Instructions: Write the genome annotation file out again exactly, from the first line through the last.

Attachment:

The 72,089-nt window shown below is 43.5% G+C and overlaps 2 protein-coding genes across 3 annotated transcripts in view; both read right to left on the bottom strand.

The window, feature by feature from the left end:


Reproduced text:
The 72,089-nt window shown below is 43.5% G+C and overlaps 2 protein-coding genes across 3 annotated transcripts in view; both read right to left on the bottom strand.

The window, feature by feature from the left end: